Powerful. Inspirational. Emotionally moving.
Those are the words that best describe Dr. Daniel Lowenstein’s “The Last Lecture” presentation, delivered to a packed house in Cole Hall on April 25th. The Last Lecture is an annual lecture series hosted by a UCSF professional school government group (and inspired by the original last lecture), in which the presenter is hand-picked by students and asked to respond to the question, “If you had but one lecture to give, what would you say?” Dr. Daniel Lowenstein, epilepsy specialist and director of the UCSF Epilepsy Center, did not disappoint. In fact, I can say with confidence that he delivered one of the best presentations that I have attended.
Rather than attempt to paraphrase his words, or provide a Cliff Notes version that doesn’t do his presentation justice, I will instead encourage you to watch the video recording of his presentation. The video is an hour in length, and if you have any interest in becoming a better presenter yourself, it is a must-watch. After the jump, we’ll explore my top “top 5 lessons learned” from Dr. Lowenstein’s presentation.
Last Lecture – Top 5 Lessons Learned:
- “PowerPoint” is still boring. Dr. Lowenstein’s projected slide show was not typical PowerPoint. It did not consist of any bullet points, familiar and boring templates, or images “borrowed” from a last minute Google image search. Instead, used images from his own collection, and Prezi to build a canvas of images that moved in all directions, expanding, contracting and rotating to craft his message. The resulting slide show was personal, meaningful and most importantly, relatable.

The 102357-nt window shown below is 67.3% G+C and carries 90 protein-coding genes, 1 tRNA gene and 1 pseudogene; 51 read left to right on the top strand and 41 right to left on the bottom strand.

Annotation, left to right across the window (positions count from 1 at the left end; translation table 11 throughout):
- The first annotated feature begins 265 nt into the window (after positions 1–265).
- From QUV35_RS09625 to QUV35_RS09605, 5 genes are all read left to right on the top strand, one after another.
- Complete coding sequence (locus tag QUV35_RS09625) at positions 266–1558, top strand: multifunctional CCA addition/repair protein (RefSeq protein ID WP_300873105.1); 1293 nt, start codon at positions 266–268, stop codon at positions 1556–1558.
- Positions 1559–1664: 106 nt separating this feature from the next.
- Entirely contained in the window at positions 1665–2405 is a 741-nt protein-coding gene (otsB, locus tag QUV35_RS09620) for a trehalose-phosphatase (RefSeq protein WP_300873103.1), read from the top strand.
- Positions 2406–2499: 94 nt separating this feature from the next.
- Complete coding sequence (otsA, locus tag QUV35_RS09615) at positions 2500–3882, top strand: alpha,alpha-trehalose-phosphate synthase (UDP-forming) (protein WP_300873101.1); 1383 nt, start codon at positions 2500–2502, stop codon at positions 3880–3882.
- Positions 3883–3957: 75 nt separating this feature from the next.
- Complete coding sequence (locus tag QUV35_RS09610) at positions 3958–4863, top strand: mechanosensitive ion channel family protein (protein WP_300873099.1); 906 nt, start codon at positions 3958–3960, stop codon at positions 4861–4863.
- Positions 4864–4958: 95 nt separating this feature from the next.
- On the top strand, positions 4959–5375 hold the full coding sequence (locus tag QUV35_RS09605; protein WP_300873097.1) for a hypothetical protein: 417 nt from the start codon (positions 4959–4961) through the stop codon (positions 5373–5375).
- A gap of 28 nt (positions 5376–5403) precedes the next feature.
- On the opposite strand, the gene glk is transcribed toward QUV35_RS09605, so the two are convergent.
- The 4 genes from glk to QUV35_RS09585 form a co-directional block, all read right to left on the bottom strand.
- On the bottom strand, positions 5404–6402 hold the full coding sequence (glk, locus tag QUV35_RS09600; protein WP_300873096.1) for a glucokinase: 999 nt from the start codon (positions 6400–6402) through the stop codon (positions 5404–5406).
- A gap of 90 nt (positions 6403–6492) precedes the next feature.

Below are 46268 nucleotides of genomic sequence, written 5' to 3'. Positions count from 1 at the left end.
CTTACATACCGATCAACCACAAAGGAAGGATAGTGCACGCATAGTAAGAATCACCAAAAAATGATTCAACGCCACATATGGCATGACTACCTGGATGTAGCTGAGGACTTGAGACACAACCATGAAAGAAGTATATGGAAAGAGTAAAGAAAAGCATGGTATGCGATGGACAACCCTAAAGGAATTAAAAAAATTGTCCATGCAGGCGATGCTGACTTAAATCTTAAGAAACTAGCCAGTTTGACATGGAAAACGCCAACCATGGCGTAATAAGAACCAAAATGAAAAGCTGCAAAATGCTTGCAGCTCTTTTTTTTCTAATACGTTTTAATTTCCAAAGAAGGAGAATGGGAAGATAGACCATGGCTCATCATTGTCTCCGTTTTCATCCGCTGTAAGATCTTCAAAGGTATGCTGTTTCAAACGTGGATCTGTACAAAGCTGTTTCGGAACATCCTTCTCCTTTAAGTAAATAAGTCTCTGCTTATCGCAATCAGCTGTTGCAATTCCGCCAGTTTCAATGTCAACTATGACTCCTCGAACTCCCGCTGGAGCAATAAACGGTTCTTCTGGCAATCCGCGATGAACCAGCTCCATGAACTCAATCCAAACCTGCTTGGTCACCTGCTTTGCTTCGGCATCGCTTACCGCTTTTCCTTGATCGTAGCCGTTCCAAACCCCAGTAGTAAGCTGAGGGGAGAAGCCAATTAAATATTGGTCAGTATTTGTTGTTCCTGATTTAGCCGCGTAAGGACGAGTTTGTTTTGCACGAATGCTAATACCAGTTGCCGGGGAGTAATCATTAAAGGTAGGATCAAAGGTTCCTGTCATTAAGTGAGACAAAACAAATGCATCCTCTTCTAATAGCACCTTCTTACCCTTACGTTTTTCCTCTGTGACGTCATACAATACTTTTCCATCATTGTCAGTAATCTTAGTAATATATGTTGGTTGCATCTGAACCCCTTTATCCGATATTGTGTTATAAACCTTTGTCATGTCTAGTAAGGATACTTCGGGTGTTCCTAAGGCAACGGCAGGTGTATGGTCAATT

- Story telling is the secret to success. When I first began studying the art of presenting, the idea of incorporating storytelling into a presentation was an elusive one. I am now convinced that storytelling is the secret to transforming a good presentation, into a great presentation. It is the glue that holds all of the elements of your presentation together, as well as the glitter that makes it shine. Dr. Lowenstein’s entire presentation was crafted into a story, the setting of which was established right from the beginning and illustrated by his first content slide. There were also chapters within the story, the most memorable of which for me was the Justice segment of his presentation, and his depiction of The Basement People. He didn’t begin by pointing out the original members of the UCSF Black Caucus that were in the audience, as most presenters would have done. Instead, he gradually painted a picture for us, so we could imagine what it was like to be a minority at UCSF over 50 years ago. He described their struggles in detail, and gave us time to relate, and even pointed out the fact that they had met in that very hall where we all sat. He didn’t reveal their presence until the end of the chapter, creating a crescendo of emotion, and the moment brought tears to the eyes of many audience members.